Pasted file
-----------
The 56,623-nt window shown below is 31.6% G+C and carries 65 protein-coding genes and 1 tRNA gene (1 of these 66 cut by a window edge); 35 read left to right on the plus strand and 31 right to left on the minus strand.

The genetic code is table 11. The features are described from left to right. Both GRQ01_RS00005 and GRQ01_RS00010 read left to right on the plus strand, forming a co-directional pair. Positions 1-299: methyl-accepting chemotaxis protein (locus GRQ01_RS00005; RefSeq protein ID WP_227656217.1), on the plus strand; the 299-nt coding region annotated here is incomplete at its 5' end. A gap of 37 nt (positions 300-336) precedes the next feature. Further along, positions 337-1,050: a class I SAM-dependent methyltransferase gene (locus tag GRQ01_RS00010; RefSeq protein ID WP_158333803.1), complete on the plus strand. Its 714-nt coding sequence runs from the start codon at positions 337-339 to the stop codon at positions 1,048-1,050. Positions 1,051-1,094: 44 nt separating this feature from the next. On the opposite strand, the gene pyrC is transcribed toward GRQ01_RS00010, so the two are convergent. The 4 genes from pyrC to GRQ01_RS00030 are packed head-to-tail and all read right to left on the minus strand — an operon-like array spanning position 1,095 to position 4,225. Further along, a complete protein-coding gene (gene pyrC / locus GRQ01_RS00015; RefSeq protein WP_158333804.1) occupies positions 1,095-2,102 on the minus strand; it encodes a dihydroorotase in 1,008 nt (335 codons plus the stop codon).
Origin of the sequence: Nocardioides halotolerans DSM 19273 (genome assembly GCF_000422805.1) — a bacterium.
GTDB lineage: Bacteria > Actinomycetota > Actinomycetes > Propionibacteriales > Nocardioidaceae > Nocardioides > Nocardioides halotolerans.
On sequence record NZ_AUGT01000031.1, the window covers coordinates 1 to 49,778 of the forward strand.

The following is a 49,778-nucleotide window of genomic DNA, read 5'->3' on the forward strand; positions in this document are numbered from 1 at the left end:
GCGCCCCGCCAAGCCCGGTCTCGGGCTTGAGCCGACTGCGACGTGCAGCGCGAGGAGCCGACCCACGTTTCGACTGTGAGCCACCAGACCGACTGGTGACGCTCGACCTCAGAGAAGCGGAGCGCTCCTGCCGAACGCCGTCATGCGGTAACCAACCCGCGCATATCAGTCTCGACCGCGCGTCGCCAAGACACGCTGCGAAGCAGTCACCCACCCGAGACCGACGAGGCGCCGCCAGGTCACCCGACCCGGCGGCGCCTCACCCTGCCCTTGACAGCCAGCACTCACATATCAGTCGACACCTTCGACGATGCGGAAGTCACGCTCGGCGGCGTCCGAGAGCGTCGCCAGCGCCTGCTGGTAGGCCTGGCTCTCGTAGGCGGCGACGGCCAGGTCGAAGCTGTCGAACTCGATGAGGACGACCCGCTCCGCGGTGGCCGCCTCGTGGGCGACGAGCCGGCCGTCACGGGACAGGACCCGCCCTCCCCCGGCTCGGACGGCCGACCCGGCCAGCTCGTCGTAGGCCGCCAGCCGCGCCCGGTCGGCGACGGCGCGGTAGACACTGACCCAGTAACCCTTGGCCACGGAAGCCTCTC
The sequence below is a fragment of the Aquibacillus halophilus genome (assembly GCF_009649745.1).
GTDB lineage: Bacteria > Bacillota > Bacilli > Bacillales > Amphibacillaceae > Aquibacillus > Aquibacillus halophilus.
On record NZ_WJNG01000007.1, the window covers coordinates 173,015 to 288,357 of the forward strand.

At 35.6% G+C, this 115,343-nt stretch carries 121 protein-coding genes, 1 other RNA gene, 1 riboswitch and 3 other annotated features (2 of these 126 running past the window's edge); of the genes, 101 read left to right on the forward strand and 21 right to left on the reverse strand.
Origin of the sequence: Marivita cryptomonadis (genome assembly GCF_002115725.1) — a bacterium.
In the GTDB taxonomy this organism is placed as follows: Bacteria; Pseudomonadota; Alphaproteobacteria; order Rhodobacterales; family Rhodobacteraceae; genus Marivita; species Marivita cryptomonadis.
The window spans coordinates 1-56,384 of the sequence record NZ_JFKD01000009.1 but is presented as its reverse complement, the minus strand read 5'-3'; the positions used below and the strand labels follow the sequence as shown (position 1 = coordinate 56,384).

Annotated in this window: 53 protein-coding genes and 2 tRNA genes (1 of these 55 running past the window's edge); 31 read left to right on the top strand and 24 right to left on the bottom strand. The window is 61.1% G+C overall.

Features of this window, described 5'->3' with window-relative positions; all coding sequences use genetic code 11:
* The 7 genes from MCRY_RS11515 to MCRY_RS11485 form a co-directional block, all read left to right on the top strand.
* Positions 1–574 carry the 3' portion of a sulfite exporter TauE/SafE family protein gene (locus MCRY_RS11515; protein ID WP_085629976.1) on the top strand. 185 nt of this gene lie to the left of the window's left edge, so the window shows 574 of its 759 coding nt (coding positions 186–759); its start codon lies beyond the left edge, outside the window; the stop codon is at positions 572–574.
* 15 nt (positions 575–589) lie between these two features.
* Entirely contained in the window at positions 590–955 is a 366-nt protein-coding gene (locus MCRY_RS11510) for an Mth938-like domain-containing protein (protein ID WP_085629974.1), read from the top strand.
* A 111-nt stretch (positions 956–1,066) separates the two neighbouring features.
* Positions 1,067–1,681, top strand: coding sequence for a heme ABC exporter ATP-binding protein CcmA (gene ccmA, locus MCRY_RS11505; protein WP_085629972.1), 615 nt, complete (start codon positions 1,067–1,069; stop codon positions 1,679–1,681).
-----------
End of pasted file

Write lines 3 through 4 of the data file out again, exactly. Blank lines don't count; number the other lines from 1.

Origin of the sequence: Nocardioides halotolerans DSM 19273 (genome assembly GCF_000422805.1) — a bacterium.
GTDB lineage: Bacteria > Actinomycetota > Actinomycetes > Propionibacteriales > Nocardioidaceae > Nocardioides > Nocardioides halotolerans.